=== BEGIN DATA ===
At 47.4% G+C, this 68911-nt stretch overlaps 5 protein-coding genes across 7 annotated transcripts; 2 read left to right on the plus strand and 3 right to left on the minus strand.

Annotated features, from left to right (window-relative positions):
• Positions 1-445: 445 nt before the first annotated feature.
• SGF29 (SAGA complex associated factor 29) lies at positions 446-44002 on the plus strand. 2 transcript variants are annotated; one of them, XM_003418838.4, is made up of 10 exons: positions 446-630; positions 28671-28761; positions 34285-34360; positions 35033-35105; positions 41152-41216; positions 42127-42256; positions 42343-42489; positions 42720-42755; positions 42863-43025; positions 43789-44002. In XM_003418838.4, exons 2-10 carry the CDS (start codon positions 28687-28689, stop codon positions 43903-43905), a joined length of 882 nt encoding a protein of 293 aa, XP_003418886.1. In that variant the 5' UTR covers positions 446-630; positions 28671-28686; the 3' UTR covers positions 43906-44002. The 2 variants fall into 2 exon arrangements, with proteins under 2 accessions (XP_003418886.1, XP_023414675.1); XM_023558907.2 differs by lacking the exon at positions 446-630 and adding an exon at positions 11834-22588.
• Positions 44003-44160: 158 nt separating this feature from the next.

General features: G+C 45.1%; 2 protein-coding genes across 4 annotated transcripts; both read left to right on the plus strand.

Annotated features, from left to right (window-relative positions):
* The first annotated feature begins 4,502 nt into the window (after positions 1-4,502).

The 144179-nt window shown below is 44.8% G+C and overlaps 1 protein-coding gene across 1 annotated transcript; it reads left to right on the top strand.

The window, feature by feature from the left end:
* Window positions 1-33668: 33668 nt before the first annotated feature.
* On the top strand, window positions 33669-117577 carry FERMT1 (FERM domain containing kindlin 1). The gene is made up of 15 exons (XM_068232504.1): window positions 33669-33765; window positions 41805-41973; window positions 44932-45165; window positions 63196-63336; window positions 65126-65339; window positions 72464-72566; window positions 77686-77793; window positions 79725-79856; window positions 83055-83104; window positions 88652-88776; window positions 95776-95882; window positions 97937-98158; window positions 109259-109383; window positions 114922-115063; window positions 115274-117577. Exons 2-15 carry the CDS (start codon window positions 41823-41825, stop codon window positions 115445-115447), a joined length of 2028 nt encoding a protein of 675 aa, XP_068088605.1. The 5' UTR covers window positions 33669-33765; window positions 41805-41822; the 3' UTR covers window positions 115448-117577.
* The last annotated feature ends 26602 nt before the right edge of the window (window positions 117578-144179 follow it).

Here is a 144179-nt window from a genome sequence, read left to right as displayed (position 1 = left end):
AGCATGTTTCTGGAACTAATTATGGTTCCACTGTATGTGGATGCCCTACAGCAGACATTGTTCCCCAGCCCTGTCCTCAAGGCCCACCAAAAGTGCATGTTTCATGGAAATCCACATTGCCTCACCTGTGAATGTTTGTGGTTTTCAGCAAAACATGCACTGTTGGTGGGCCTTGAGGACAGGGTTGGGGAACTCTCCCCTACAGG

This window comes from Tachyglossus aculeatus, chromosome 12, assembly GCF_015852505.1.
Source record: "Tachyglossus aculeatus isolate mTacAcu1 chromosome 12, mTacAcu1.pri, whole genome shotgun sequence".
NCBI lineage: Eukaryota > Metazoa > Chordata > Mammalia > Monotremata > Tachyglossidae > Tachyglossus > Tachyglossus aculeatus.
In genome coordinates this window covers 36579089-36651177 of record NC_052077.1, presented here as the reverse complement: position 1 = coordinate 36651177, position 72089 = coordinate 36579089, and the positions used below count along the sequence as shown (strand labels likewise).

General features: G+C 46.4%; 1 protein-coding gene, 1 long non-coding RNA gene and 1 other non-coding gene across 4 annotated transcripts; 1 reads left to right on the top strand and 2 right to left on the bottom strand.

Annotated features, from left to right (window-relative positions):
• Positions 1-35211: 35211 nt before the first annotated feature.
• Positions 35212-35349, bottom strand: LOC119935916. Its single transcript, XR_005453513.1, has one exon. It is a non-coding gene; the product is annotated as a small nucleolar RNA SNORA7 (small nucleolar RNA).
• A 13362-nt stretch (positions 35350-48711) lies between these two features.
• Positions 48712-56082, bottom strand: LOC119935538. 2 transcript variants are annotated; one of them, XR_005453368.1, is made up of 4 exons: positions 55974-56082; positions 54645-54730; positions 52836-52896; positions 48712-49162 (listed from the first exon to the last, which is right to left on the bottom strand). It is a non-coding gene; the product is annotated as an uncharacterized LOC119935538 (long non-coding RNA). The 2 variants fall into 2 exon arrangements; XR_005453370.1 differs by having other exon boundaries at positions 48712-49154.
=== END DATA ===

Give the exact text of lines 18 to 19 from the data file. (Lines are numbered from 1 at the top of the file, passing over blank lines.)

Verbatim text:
NCBI lineage: Eukaryota > Metazoa > Chordata > Mammalia > Monotremata > Tachyglossidae > Tachyglossus > Tachyglossus aculeatus.
In genome coordinates this window covers 36579089-36651177 of record NC_052077.1, presented here as the reverse complement: position 1 = coordinate 36651177, position 72089 = coordinate 36579089, and the positions used below count along the sequence as shown (strand labels likewise).